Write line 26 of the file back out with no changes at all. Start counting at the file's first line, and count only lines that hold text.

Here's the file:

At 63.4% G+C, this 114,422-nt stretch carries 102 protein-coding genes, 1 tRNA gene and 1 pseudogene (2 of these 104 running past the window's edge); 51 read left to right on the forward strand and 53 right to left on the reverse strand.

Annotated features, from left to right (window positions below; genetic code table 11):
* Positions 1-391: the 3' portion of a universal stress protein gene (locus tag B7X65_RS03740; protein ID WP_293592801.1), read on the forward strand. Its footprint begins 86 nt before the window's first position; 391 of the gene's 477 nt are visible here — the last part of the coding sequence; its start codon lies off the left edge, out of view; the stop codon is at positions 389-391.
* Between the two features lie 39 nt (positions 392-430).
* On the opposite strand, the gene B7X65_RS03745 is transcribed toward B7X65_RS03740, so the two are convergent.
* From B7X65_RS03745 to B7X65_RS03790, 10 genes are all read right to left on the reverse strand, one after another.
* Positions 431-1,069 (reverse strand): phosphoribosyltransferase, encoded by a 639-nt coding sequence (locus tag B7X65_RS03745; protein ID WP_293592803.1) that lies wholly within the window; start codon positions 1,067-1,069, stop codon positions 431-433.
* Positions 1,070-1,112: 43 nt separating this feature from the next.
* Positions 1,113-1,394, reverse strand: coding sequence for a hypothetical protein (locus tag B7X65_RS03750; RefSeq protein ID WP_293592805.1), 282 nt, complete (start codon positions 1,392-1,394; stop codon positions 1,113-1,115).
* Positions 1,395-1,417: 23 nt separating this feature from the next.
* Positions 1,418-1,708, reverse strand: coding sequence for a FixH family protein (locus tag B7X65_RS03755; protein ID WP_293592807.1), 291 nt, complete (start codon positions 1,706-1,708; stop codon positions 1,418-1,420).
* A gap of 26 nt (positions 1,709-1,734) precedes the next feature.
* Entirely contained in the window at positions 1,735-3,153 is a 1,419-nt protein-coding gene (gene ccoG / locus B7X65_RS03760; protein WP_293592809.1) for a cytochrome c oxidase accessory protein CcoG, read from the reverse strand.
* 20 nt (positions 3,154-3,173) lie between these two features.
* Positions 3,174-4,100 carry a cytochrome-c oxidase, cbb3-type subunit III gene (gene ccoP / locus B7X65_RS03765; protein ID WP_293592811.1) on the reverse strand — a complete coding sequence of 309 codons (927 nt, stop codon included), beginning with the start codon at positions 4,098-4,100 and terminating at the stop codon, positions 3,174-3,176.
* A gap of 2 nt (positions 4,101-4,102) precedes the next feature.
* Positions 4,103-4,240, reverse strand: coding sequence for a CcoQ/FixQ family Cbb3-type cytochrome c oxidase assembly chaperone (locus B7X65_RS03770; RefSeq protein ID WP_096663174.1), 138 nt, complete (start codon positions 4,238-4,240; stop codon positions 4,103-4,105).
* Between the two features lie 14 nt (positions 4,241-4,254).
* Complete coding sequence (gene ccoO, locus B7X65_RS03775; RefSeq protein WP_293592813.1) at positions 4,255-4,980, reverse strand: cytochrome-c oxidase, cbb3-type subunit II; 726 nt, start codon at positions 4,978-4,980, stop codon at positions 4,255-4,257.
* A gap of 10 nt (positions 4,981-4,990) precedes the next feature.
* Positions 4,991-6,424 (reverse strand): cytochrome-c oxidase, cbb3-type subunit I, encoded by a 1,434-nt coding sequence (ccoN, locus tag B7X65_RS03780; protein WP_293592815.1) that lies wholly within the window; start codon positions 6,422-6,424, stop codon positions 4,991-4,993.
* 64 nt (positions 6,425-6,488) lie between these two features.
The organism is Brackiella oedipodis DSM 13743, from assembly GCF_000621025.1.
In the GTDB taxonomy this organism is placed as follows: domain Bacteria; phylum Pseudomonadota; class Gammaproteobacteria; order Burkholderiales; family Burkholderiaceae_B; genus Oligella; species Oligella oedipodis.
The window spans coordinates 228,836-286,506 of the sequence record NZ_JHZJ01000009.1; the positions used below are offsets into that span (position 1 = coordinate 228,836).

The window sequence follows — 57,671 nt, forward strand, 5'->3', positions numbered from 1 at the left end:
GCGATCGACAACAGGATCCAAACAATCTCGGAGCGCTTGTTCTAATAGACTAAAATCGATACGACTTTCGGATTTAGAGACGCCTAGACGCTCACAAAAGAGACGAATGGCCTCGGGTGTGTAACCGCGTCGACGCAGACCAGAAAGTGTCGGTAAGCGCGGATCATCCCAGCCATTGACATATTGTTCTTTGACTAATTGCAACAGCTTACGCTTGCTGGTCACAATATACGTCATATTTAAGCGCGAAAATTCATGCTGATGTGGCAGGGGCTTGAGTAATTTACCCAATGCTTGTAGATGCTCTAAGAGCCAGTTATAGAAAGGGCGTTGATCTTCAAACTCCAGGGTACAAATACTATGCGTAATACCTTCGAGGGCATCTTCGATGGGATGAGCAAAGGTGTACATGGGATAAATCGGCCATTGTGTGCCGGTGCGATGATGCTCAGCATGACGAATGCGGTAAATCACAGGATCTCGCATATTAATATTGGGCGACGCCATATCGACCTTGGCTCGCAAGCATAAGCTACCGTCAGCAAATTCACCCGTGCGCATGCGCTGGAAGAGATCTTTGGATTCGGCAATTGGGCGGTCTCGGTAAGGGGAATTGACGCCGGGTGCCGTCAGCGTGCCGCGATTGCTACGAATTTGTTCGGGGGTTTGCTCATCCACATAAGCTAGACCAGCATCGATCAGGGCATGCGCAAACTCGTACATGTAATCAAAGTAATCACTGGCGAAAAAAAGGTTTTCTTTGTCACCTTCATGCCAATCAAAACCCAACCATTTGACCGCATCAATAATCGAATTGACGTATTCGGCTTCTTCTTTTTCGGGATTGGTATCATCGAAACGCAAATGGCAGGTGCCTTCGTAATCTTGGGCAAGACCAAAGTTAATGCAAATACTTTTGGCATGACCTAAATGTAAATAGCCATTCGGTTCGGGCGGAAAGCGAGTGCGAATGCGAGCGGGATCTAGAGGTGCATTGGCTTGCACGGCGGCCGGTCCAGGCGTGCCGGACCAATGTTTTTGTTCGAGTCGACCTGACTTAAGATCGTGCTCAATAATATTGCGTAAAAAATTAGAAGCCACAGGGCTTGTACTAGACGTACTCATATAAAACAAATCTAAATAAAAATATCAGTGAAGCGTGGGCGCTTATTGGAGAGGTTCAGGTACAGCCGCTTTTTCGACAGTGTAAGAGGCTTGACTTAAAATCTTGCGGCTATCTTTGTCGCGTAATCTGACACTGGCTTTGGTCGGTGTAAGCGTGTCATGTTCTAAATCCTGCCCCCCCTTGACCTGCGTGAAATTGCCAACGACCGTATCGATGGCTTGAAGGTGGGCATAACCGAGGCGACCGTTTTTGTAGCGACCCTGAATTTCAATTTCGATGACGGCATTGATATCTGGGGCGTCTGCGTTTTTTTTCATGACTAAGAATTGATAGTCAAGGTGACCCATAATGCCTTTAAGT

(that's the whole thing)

The window sequence follows — 57,671 nt, forward strand, 5'->3', positions numbered from 1 at the left end: